French Army Major General Jean Fred Berger, the newly appointed Commander Joint Warfare Centre, paid a courtesy visit to the Honorable Mayor of Stavanger, Mr Leif Johan Sevland, on Tuesday 21 June 2011. This was Major General Berger's first official visit since he assumed command of the Joint Warfare Centre on 17 June 2011.
During his goodwill visit, the General paid tribute to the importance of the distinctive partnership between NATO and Norway, underlining his desire to raise this strategic relationship to a qualitatively new level.
"We are very fortunate to have such a successful partnership with our Norwegian hosts," said Major General Berger. "I am very thankful to live, work and train in this beautiful city of Stavanger. I am very thankful for your unwavering friendship and continued support of our military mission here. With more than 1,000 military personnel, civilian employees and their family members, who bring with them a plethora of individual customs and cultural traditions, I believe that we are one of the significant communities in Stavanger. And I would like to broaden and further strengthen the existing cooperation and integration between our gracious Norwegian hosts and the Joint Warfare Centre."
The Mayor welcomed this message and said he encouraged innovative ways to take the relationship between the Centre and the City to new levels of interaction and mutual benefit. Mr Leif Johan Sevland noted with appreciation Norway's defence cooperation with NATO, adding that the Alliance has been providing the best guarantee of peace for more than sixty years and was still carrying on successfully. He stated that the Joint Warfare Centre was very valuable not only to NATO, but also to Stavanger. Mr Sevland then went on to highlight Stavanger's multiethnic and multicultural identity, which, he said, is stronger than that of any other Norwegian city, and he commended the growth and diversity that the NATO community brings to the city and its dynamic economy; both tied together by families, education, investments and jobs.The Mayor noted that Stavanger is the capital of Norway’s oil and gas sector, the main economic hubs of the city, and that in recent years it has also emerged as an international cultural city. The Mayor furthermore pointed out that Stavanger continues to grow despite the economic pressure from the financial crisis and offers one of the highest qualities of life in the world as well as an impressive cultural heritage. “In summary, Stavanger is a vibrant city to live, work, visit and do business in,” the Mayor said.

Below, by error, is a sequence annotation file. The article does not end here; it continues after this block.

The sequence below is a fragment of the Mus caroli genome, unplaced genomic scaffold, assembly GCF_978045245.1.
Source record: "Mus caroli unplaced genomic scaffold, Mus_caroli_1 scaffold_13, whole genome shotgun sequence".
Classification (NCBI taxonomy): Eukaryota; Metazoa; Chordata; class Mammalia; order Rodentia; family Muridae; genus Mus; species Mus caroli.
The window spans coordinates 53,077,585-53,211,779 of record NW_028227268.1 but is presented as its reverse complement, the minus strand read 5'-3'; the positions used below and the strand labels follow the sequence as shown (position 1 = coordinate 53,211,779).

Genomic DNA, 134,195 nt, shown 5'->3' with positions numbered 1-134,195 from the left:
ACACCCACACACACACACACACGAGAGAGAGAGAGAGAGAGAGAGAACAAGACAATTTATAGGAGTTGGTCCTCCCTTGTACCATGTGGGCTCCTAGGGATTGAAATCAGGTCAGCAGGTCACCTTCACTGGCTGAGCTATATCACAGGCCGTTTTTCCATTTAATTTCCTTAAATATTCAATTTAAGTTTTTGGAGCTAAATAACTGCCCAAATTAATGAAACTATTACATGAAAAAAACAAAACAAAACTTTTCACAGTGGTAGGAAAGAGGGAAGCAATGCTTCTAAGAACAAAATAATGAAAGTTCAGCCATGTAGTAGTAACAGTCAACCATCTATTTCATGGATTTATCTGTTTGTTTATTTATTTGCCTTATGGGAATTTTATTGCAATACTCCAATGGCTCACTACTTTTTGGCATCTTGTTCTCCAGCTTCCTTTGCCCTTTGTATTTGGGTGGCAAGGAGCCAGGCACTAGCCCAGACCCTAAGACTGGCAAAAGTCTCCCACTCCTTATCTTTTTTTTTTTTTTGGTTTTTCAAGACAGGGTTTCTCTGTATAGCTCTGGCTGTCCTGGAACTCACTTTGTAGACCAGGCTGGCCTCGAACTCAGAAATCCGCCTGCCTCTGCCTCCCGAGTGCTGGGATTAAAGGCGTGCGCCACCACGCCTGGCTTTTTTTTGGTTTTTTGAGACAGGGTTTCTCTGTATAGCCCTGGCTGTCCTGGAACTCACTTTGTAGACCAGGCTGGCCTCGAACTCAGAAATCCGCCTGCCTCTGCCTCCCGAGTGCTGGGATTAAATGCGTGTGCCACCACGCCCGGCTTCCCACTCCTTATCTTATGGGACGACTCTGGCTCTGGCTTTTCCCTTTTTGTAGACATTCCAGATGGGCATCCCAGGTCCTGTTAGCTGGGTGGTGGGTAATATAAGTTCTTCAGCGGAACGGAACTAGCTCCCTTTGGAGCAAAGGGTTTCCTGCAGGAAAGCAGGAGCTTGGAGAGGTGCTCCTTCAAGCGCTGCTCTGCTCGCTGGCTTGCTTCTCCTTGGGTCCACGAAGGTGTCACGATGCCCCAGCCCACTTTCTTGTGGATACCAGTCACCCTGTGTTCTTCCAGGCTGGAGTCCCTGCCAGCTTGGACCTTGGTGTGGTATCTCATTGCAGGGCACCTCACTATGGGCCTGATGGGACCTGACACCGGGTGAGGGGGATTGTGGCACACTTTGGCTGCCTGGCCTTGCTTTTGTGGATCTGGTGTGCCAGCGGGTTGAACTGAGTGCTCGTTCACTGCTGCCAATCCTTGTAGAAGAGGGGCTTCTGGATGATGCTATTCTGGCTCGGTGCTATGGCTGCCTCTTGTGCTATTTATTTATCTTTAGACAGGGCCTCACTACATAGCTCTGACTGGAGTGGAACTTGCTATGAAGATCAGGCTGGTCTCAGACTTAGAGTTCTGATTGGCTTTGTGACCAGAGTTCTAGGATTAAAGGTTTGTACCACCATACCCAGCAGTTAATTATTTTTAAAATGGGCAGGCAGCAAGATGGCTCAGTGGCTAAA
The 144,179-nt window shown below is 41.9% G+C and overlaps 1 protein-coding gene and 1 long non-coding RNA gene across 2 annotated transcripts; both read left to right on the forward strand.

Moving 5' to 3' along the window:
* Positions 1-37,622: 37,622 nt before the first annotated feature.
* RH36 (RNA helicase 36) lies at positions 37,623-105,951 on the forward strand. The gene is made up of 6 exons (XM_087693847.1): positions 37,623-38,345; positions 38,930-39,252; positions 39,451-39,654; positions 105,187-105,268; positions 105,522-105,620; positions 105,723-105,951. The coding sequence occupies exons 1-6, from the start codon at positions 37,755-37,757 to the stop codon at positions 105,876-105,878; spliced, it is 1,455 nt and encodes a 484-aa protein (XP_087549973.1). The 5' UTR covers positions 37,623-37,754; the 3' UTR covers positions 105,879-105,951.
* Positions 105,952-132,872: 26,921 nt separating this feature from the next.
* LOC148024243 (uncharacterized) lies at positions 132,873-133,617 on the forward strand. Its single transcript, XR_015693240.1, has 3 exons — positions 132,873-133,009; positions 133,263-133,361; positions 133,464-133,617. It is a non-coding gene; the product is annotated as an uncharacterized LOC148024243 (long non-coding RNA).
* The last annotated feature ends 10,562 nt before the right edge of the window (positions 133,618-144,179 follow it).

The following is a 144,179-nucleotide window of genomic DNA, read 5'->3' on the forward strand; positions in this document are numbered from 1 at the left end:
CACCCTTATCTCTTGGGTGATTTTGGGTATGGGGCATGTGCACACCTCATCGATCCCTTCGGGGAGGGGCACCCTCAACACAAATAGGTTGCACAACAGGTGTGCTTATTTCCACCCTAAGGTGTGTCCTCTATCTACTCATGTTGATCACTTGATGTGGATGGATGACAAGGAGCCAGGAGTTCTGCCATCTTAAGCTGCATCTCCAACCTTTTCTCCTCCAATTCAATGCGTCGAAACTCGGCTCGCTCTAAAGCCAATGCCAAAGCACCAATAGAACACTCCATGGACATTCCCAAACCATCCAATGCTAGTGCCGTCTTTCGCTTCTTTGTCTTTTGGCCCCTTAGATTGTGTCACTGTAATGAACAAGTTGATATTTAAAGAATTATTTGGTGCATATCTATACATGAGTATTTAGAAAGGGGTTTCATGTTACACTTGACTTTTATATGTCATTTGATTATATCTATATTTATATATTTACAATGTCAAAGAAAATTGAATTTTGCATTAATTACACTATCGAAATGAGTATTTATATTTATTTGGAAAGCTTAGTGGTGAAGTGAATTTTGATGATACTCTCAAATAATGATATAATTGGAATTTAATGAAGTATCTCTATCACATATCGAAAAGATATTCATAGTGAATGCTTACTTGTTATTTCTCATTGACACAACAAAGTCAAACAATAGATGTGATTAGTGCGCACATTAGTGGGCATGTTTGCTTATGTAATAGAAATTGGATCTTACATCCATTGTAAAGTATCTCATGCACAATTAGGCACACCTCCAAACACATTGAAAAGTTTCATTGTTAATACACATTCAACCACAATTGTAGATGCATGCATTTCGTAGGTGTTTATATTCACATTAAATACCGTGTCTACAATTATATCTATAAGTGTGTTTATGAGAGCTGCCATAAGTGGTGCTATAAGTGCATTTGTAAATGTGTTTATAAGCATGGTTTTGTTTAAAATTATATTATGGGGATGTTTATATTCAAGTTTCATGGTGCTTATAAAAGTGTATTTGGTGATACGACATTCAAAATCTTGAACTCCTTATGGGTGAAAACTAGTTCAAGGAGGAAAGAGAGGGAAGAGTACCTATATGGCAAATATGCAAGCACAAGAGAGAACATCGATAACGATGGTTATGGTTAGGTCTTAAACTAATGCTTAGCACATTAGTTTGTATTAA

Both officials agreed to take a step towards the execution of a letter of intent with a view to officially introducing a variety of bilateral as well as multilateral schemes and socio-cultural activities in Jåttå, Ulsnes or in Stavanger, such as exhibitions, seminars, international days and other events that will facilitate exchange of information, foster cross-cultural understanding and promote deep, enduring ties between the NATO community and the city of Stavanger. Such projects, it was said, would pave the way for a better understanding of the Joint Warfare Centre's mission. They both agreed there is a unique opportunity to work together in the future, share benefits of living together and unite efforts to create a common vision and constant dialogue between both organizations as great community partners in Stavanger.
At the end of the visit, the Mayor presented Major General Berger a book about Stavanger, which the General positively received.
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